Forbes suggests that Recyclebank’s service is similar  to a frequent traveller rewards program. Instead of  getting points for miles travelled, customers receive  incentives or coupons for local businesses in exchange for participating actively in a recycling program. Recyclebank tracks the activity of households with the help of chips embedded into recycling containers which are read by the mechanical arm retrofitted onto recycling trucks. The more people recycle, the more rewards they get.

The rewards, however, are not only for the environmentally-conscious customers. Municipalities that are partnering with Recyclebank also benefit. For example, Bridgeport in Connecticut reported that the city’s recycling participation rate increased by 67% compared with the previous two-year period. The city achieved this remarkable result thanks to its expanded partnership with Recyclebank’s rewards program as well as its new single-stream recycling scheme.

The city of Bridgeport pays $70 per ton to dispose of waste in landfills, but gets about $20 for every ton of rubbish collected for recycling. Since September 2011, Bridgeport has avoided about $130,000 in tipping fees and earned about $100,000 from this new revenue source.

Currently, Recycle Bank has more than 4 million members across the US, 300+ communities in all 50 states, and 4,000+ reward partners.

The Learning Farm

The Learning Farm is another interesting example we  came across. Established by the Boston-based World  Education, the Learning Farm aims to address the lack of  skills, opportunities, and hope amongst vulnerable youth  across Indonesia.

Males under the age of 30 comprise 60% of the  unemployed in Indonesia. Research has shown that  disproportionate unemployment rates for young male lead  to increased criminality in society. The youths are also  vulnerable to religious radicalisation, drugs and HIV/AIDS.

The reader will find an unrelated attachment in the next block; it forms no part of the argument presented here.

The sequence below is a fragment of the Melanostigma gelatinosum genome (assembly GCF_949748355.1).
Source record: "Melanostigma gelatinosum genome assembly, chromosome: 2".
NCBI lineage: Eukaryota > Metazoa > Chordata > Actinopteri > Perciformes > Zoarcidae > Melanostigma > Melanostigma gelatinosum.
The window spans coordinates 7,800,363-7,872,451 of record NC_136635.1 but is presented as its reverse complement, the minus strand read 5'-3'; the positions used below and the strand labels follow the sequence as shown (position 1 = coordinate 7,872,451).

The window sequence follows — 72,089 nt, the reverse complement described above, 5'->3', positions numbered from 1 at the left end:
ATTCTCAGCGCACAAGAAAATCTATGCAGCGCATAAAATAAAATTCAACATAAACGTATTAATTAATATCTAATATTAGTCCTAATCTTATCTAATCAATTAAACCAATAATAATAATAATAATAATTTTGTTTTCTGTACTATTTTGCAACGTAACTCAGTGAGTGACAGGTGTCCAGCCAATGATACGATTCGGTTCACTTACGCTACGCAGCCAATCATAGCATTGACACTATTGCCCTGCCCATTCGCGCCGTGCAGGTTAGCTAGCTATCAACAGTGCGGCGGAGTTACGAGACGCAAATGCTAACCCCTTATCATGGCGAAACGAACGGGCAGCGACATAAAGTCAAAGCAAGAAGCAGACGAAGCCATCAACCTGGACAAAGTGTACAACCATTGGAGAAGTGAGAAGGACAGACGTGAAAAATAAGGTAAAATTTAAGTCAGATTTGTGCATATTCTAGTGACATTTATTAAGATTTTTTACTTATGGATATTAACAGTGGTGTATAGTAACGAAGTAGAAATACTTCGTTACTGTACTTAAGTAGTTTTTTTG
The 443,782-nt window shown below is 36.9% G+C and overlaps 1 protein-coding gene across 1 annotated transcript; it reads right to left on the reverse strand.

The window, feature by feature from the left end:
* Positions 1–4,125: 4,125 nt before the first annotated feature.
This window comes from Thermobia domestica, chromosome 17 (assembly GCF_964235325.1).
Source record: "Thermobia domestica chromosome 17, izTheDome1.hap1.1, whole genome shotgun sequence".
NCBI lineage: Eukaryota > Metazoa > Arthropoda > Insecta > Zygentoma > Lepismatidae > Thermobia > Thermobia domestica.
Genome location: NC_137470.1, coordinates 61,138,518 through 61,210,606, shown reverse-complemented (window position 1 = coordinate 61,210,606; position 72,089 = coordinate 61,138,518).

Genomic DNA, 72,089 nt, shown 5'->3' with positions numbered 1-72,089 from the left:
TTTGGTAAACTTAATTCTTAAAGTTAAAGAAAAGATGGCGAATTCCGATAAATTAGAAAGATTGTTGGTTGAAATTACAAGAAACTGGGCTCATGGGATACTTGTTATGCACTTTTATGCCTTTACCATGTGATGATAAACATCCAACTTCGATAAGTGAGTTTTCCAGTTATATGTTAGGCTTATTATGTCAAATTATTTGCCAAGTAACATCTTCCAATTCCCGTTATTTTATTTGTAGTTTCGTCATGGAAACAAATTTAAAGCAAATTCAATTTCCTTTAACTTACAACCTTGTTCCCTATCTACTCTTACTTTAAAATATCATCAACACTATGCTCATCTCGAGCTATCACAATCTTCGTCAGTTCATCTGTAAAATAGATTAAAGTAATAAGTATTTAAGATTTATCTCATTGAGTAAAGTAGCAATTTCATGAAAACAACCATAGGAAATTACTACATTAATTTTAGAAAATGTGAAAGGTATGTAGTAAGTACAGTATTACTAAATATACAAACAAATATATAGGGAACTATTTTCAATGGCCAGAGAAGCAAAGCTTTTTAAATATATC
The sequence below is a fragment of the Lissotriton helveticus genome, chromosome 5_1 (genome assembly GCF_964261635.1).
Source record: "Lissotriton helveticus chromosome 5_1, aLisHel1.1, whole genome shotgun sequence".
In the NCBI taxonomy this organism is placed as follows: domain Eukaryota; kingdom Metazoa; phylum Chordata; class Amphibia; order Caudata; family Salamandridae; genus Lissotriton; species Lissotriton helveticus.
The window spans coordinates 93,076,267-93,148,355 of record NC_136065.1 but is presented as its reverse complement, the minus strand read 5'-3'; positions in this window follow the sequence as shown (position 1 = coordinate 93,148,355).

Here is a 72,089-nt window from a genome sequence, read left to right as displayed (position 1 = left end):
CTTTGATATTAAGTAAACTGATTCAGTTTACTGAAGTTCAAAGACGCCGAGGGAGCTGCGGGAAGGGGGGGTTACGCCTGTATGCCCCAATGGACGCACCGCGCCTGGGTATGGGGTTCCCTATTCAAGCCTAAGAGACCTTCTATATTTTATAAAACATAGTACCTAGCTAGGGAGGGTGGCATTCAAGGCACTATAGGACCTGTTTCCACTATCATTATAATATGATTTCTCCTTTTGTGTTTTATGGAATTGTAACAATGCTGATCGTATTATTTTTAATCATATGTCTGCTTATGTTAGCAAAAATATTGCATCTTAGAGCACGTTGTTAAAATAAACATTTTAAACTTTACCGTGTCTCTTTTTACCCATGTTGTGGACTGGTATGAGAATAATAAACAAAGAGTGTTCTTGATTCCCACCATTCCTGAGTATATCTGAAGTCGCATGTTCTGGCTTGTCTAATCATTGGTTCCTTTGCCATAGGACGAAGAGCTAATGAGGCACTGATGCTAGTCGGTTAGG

The Learning Farm aims to change all this by providing young people, both boys and girls between 16 and 24 with opportunities to find self-reliant lives. Most of the young adults come to the Learning Farm through a referral system from other organizations who work with street children. At the farm they participate in a 15 weeks program of life skills, vocational and entrepreneurial training activities with the emphasis on obtaining a basic understanding of organic farming (Phase One). At the end of the 15 weeks, the young people decide whether to seek employment with other organic farm enterprises or stay at the farm for Phase Two. This phase lasts further 15 weeks during which the participants widen and deepen the knowledge and skills gained during their initial training period at the farm.  The young adults work on entrepreneurship related organic farming, leadership and supervision, or outreach and social skills where they engage in interaction with the numerous visitors to the Learning Farm and present various business plans.

So far, the Learning Farm has welcomed youths from the streets of Jakarta, Yogyakarta, in Central Java, Lampung in Sumatra as well as peri-urban and rural areas like Karawang, Bogor, Bandung, West Java, as well as from the eastern part of Indonesia – Timor, Ambon and Sulawesi.

The Learning Farm has begun discussions with the Four Seasons Hotel and major supermarkets in Indonesia hoping to become the major organic supplier for such clients in order to spread awareness and interest in organic farming and sustain the farm’s activities.

3. Anticipating 2025 – London Futurists Conference – March 22nd -23rd 2014

Rohit Talwar will be one of the headline speakers at ”Anticipating 2025′‘a two day conference being organised by London Futurists in London on 22-23 March. The conference tagline is “Paths to 2025: visions, nightmares, roadblocks, and plans”.